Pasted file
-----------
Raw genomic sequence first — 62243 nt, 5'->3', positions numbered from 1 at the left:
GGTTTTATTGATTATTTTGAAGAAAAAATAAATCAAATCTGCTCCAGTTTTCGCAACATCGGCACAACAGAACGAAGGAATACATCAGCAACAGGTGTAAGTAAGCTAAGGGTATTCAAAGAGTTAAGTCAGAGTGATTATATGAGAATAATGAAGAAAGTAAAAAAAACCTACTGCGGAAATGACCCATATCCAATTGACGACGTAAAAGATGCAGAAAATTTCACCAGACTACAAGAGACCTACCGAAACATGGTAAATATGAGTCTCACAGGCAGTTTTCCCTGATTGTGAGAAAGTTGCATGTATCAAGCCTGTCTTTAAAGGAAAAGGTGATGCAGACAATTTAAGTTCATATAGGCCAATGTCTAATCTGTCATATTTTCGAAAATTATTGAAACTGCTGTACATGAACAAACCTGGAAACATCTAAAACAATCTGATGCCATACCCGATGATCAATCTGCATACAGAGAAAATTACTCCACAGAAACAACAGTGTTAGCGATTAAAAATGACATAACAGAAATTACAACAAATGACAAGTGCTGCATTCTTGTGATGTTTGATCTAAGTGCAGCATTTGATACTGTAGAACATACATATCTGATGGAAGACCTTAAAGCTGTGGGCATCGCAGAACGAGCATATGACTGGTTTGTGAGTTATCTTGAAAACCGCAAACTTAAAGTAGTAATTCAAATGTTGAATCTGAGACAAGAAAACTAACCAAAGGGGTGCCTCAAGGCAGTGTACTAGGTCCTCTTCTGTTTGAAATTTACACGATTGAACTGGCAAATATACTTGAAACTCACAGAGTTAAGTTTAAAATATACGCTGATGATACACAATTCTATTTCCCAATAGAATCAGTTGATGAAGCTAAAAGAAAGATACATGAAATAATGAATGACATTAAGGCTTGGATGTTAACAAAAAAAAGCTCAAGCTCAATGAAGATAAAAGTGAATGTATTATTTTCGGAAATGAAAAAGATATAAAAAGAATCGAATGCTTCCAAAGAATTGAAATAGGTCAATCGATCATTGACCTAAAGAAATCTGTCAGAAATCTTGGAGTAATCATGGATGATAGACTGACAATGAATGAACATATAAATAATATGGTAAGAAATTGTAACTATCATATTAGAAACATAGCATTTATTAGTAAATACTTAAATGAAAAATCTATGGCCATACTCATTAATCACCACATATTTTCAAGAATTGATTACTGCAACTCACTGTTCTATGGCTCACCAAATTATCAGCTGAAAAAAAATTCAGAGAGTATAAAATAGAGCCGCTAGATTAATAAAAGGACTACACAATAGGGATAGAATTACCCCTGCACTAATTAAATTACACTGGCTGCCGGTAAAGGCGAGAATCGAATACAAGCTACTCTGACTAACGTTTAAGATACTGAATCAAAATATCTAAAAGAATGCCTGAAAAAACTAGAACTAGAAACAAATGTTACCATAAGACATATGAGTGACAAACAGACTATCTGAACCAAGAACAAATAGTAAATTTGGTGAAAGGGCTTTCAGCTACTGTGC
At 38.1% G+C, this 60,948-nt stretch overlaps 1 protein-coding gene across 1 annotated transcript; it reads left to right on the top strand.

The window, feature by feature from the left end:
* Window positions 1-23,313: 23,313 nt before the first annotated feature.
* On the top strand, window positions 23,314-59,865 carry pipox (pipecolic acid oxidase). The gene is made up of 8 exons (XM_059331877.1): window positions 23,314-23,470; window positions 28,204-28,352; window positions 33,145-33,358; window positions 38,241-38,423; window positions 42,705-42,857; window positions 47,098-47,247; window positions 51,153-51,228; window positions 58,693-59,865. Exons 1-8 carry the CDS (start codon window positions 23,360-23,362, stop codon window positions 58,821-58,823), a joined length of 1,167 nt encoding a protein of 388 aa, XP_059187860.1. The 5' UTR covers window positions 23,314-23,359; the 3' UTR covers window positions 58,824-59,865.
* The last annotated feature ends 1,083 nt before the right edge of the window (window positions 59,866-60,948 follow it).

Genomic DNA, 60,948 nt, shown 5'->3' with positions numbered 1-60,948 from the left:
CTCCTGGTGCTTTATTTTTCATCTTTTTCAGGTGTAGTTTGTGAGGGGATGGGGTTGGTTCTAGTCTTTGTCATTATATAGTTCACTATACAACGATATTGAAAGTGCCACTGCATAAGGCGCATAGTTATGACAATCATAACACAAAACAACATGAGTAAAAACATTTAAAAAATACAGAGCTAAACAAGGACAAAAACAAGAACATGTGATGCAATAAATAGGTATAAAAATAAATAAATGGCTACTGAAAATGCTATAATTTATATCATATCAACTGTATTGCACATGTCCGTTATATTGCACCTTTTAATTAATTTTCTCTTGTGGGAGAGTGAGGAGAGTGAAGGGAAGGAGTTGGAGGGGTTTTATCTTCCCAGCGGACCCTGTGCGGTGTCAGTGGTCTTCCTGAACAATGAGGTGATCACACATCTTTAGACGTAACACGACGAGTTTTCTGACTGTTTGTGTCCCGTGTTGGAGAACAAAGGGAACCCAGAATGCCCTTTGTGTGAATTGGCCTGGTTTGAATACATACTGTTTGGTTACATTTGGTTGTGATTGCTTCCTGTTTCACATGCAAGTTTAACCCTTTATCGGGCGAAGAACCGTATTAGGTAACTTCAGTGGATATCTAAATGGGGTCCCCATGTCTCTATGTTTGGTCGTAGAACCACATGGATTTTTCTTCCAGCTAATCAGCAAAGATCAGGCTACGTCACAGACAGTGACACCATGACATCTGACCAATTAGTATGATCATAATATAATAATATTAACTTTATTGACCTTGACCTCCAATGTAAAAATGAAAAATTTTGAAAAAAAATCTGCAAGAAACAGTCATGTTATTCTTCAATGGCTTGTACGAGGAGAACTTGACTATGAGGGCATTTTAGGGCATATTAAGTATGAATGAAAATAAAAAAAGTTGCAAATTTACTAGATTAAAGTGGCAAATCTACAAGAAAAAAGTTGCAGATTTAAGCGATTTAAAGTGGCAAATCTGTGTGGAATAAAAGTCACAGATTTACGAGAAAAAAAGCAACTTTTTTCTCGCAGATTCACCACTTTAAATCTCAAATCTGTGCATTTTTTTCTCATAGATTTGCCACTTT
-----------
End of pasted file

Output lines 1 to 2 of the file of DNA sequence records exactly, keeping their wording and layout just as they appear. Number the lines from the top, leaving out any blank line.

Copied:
Raw genomic sequence first — 62243 nt, 5'->3', positions numbered from 1 at the left:
GGTTTTATTGATTATTTTGAAGAAAAAATAAATCAAATCTGCTCCAGTTTTCGCAACATCGGCACAACAGAACGAAGGAATACATCAGCAACAGGTGTAAGTAAGCTAAGGGTATTCAAAGAGTTAAGTCAGAGTGATTATATGAGAATAATGAAGAAAGTAAAAAAAACCTACTGCGGAAATGACCCATATCCAATTGACGACGTAAAAGATGCAGAAAATTTCACCAGACTACAAGAGACCTACCGAAACATGGTAAATATGAGTCTCACAGGCAGTTTTCCCTGATTGTGAGAAAGTTGCATGTATCAAGCCTGTCTTTAAAGGAAAAGGTGATGCAGACAATTTAAGTTCATATAGGCCAATGTCTAATCTGTCATATTTTCGAAAATTATTGAAACTGCTGTACATGAACAAACCTGGAAACATCTAAAACAATCTGATGCCATACCCGATGATCAATCTGCATACAGAGAAAATTACTCCACAGAAACAACAGTGTTAGCGATTAAAAATGACATAACAGAAATTACAACAAATGACAAGTGCTGCATTCTTGTGATGTTTGATCTAAGTGCAGCATTTGATACTGTAGAACATACATATCTGATGGAAGACCTTAAAGCTGTGGGCATCGCAGAACGAGCATATGACTGGTTTGTGAGTTATCTTGAAAACCGCAAACTTAAAGTAGTAATTCAAATGTTGAATCTGAGACAAGAAAACTAACCAAAGGGGTGCCTCAAGGCAGTGTACTAGGTCCTCTTCTGTTTGAAATTTACACGATTGAACTGGCAAATATACTTGAAACTCACAGAGTTAAGTTTAAAATATACGCTGATGATACACAATTCTATTTCCCAATAGAATCAGTTGATGAAGCTAAAAGAAAGATACATGAAATAATGAATGACATTAAGGCTTGGATGTTAACAAAAAAAAGCTCAAGCTCAATGAAGATAAAAGTGAATGTATTATTTTCGGAAATGAAAAAGATATAAAAAGAATCGAATGCTTCCAAAGAATTGAAATAGGTCAATCGATCATTGACCTAAAGAAATCTGTCAGAAATCTTGGAGTAATCATGGATGATAGACTGACAATGAATGAACATATAAATAATATGGTAAGAAATTGTAACTATCATATTAGAAACATAGCATTTATTAGTAAATACTTAAATGAAAAATCTATGGCCATACTCATTAATCACCACATATTTTCAAGAATTGATTACTGCAACTCACTGTTCTATGGCTCACCAAATTATCAGCTGAAAAAAAATTCAGAGAGTATAAAATAGAGCCGCTAGATTAATAAAAGGACTACACAATAGGGATAGAATTACCCCTGCACTAATTAAATTACACTGGCTGCCGGTAAAGGCGAGAATCGAATACAAGCTACTCTGACTAACGTTTAAGATACTGAATCAAAATATCTAAAAGAATGCCTGAAAAAACTAGAACTAGAAACAAATGTTACCATAAGACATATGAGTGACAAACAGACTATCTGAACCAAGAACAAATAGTAAATTTGGTGAAAGGGCTTTCAGCTACTGTGC